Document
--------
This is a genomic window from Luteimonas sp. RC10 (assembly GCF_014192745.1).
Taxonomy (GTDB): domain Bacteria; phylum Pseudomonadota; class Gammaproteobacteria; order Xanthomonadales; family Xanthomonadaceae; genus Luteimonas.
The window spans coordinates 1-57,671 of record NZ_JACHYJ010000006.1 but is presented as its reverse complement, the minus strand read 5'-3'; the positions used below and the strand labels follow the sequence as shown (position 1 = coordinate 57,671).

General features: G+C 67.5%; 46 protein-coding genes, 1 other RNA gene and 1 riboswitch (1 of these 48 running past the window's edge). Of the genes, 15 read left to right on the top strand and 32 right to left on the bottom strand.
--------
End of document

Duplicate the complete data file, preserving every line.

This is a genomic window from Luteimonas sp. RC10 (assembly GCF_014192745.1).
Taxonomy (GTDB): domain Bacteria; phylum Pseudomonadota; class Gammaproteobacteria; order Xanthomonadales; family Xanthomonadaceae; genus Luteimonas.
The window spans coordinates 1-57,671 of record NZ_JACHYJ010000006.1 but is presented as its reverse complement, the minus strand read 5'-3'; the positions used below and the strand labels follow the sequence as shown (position 1 = coordinate 57,671).

General features: G+C 67.5%; 46 protein-coding genes, 1 other RNA gene and 1 riboswitch (1 of these 48 running past the window's edge). Of the genes, 15 read left to right on the top strand and 32 right to left on the bottom strand.